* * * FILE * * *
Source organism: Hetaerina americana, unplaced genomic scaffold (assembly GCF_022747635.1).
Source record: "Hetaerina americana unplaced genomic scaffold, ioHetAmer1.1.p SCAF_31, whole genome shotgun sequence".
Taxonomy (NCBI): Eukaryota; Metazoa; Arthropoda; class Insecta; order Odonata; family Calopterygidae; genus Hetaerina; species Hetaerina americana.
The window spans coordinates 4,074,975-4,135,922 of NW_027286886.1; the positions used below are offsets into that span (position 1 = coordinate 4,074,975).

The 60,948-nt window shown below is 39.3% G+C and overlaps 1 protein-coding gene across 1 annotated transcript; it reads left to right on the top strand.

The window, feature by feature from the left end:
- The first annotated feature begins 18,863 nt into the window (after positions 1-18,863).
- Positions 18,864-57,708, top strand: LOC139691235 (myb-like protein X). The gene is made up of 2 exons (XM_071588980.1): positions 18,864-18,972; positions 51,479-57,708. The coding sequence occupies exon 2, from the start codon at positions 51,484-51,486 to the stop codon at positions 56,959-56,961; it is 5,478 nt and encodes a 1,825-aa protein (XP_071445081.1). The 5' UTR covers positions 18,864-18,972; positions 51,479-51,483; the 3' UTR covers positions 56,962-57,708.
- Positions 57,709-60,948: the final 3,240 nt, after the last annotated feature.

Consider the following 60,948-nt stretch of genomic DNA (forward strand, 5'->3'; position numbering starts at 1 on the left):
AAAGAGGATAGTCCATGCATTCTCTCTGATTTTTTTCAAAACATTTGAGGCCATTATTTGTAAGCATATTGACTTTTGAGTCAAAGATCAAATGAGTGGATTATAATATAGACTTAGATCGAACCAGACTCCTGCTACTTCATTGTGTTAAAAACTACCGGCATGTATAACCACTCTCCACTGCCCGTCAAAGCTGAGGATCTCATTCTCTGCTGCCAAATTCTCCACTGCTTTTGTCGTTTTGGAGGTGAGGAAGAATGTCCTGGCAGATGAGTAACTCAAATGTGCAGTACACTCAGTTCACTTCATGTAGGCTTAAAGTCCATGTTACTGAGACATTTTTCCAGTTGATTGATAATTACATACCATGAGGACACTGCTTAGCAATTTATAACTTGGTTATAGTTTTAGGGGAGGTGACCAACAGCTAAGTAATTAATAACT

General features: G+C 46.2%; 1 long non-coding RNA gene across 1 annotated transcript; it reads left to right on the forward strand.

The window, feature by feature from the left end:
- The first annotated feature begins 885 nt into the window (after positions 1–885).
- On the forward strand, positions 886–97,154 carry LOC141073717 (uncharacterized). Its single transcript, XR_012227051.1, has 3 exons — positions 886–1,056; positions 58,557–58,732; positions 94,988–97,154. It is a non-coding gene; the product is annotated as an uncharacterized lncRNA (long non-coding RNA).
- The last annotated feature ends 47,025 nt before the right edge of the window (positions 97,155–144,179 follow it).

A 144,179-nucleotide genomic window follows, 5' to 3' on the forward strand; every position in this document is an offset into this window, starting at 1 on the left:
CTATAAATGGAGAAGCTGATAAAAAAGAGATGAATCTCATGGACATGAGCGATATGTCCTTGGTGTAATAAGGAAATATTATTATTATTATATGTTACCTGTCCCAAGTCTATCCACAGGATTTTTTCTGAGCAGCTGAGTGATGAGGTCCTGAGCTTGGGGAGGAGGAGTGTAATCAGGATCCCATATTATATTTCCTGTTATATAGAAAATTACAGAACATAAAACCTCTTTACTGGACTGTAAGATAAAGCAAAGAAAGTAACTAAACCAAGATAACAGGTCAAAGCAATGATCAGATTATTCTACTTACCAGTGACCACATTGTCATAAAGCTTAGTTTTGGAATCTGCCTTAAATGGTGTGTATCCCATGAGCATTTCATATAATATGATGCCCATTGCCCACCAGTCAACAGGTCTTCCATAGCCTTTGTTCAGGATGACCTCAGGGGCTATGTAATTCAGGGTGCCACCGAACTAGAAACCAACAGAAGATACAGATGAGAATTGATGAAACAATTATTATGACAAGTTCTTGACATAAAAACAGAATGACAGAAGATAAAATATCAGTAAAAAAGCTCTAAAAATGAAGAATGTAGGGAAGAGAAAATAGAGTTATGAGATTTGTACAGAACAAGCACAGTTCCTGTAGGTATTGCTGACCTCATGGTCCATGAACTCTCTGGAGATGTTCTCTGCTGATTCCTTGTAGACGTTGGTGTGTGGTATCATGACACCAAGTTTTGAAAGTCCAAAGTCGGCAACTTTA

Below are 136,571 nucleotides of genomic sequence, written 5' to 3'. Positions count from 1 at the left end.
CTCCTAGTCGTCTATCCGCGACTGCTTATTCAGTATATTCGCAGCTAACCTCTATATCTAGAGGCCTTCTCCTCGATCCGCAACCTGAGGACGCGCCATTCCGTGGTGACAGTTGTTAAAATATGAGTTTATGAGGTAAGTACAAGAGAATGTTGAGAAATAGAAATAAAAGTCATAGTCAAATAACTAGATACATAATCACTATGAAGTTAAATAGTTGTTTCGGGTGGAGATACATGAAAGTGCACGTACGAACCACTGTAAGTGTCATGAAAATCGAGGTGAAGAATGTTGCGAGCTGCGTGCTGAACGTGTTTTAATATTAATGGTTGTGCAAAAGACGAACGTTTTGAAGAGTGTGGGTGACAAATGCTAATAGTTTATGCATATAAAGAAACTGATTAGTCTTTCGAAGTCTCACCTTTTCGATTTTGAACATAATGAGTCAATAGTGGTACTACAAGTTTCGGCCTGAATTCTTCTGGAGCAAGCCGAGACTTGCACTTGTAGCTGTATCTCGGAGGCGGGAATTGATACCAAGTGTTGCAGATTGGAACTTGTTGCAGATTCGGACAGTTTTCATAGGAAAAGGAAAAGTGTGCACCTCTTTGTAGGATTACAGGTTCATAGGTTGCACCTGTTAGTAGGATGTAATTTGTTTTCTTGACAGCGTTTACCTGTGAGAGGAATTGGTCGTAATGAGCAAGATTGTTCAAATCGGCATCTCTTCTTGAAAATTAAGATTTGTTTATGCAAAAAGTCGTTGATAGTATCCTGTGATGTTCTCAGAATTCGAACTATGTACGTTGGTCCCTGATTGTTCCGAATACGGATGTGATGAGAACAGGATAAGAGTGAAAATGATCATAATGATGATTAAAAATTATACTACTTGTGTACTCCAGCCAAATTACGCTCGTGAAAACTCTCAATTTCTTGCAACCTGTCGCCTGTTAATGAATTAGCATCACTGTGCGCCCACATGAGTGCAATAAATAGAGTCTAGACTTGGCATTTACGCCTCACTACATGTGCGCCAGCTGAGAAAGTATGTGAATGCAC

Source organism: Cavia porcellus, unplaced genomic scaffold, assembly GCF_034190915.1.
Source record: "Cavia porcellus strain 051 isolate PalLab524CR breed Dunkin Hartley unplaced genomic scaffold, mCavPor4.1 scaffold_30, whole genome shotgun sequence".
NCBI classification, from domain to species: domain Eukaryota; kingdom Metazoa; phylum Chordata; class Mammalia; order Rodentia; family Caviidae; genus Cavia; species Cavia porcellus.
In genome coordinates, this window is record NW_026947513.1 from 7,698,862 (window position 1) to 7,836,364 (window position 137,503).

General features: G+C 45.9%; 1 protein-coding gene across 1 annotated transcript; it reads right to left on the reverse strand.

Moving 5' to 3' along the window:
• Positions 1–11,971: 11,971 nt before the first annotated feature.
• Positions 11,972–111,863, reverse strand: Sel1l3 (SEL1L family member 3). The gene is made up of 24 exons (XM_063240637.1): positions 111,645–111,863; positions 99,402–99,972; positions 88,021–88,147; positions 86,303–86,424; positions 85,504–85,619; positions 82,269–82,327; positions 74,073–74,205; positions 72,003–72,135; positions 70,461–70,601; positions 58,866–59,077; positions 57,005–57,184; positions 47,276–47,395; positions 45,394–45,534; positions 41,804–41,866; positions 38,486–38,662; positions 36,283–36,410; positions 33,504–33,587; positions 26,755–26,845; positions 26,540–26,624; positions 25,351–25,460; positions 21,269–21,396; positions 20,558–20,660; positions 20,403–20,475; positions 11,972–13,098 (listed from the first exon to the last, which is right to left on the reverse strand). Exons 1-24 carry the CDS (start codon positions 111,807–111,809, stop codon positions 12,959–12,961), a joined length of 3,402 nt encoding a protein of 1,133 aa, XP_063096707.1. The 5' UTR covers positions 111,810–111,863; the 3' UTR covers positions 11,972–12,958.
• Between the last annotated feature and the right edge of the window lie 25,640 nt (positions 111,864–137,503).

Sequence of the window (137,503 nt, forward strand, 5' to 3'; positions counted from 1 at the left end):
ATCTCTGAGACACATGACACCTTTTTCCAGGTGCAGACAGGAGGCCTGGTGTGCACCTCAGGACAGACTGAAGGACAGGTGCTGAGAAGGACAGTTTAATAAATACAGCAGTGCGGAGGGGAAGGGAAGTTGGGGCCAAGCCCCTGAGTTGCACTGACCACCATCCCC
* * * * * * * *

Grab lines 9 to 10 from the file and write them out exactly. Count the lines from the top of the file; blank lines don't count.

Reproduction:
- Positions 57,709-60,948: the final 3,240 nt, after the last annotated feature.

Consider the following 60,948-nt stretch of genomic DNA (forward strand, 5'->3'; position numbering starts at 1 on the left):